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Reporters on the Job

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Young boys in Cholpon-Ata City, Kyrgyzstan, race across the ice on homebuilt sleds.

Elena SkochiLO/AP

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Small Talk About Frogs? Sometimes a story will take a reporter down unexpected paths. In today's story about Malaysia's equivalent of the Guinness World Records book, correspondent Simon Montlake found himself dining with zookeepers and biologists.

"It was a struggle to get an interview with Danny Ooi, the entrepreneur who created the Malaysian book," says Simon.

Finally, Simon was told that he could see Mr. Ooi at a hotel outside the city, where he was handing out awards that night to the National Zoo.

"I arrived breathless, after a traffic jam, at a ballroom full of diners who were in town for an amphibian workshop. The organizers were surprised to see a Monitor correspondent crashing their dinner, but graciously offered me a spot at the table. I explained that I was there to meet Danny, and I was ushered over to a middle-aged Chinese man in a sky-blue jacket who entertained my questions."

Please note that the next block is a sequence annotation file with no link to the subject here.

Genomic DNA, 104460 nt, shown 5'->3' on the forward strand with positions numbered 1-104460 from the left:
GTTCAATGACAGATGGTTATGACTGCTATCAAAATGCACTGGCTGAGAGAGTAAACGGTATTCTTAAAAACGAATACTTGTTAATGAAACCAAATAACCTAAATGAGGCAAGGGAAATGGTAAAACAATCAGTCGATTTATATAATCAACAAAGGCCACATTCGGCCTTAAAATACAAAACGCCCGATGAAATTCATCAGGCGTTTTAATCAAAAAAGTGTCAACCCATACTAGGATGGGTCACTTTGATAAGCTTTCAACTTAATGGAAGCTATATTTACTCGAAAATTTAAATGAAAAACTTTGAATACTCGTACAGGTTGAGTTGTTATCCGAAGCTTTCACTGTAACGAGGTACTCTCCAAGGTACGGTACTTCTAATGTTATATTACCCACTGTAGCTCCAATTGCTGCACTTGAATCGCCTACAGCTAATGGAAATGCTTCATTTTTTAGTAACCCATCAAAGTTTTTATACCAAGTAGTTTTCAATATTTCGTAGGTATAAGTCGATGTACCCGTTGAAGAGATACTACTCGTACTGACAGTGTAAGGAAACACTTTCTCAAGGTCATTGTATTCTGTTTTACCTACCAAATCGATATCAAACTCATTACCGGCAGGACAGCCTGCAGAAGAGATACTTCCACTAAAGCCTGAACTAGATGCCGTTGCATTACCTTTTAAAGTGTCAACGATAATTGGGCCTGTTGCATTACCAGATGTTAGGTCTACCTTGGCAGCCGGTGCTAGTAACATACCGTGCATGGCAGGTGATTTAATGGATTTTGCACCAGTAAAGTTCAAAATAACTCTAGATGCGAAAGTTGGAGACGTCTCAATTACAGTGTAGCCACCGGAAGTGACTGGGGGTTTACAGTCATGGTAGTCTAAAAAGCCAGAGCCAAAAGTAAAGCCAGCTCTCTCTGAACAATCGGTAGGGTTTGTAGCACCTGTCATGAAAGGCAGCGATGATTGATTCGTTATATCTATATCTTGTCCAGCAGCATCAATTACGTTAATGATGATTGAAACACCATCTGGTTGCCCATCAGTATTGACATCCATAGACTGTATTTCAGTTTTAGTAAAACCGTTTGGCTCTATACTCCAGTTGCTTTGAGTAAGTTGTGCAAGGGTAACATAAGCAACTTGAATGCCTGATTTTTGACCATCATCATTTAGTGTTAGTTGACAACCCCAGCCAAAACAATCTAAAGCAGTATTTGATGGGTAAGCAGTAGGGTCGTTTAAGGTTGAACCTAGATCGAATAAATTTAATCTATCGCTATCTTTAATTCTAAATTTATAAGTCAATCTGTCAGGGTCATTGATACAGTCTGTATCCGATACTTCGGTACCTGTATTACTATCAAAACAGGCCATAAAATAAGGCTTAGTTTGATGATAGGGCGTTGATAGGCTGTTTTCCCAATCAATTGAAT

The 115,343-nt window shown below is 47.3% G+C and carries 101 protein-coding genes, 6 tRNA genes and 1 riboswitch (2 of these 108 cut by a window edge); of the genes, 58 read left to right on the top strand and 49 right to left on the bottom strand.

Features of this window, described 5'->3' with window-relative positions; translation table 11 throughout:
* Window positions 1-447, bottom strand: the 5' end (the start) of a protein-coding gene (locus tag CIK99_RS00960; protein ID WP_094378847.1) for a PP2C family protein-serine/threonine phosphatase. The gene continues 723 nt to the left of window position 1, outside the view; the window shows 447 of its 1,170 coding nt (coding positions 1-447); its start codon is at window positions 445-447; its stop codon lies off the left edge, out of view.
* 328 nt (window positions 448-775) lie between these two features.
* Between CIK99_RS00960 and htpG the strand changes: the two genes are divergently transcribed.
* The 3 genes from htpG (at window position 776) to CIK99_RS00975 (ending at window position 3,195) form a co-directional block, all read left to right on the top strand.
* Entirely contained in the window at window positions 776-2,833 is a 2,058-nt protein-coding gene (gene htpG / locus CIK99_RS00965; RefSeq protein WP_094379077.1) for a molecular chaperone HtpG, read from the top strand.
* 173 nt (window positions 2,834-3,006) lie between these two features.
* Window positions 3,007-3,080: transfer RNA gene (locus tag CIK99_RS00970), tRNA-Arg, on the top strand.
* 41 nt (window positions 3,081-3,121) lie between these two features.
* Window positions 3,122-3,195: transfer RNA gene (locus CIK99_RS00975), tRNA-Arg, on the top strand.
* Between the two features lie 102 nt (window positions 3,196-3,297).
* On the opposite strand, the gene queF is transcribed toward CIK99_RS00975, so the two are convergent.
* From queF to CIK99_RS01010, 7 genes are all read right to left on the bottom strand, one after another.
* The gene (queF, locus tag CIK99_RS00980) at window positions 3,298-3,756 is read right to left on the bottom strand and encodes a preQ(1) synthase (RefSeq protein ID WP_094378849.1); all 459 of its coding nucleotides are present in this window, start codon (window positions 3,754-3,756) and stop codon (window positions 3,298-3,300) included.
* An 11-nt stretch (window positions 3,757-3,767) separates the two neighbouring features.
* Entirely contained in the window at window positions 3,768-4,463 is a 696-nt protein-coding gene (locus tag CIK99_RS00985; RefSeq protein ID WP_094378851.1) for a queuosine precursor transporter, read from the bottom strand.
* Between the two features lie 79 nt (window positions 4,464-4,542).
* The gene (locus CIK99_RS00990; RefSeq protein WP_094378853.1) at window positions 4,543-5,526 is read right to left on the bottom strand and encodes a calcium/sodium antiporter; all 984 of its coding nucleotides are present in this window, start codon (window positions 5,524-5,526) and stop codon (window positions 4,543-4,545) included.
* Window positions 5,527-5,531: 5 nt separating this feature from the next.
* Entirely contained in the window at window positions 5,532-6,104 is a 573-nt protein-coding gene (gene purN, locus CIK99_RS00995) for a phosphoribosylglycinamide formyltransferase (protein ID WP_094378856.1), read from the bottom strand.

Chilly Exchange: When staff writer Ilene Prusher arrived at the site in Jerusalem where residents of Sderot (pronounced SDAY-rote) were staging a protest Monday, a tent had just been set up. Workmen were trying to hook up electricity so the protesters could stay there through a cold night.

Then she overheard an exchange between a visiting member of the Israeli parliament, Eliyahu Gabbay, and the mayor of Sderot. "He arrived around 3:30 p.m. to show solidarity with the group. But Mr. Gabbay was clearly cold. He looked around for a hot-water pot, and seeing none he rubbed his hands together," she says.

"You don't have coffee out here?" Gabbay asked.

The mayor shrugged. "No."

"You're the mayor," Gabbay said. "Aren't you supposed to take care of services here?"

"I'm trying to take care of services in Sderot," the mayor replied. "You should come visit us there."

David Clark Scott

World editor

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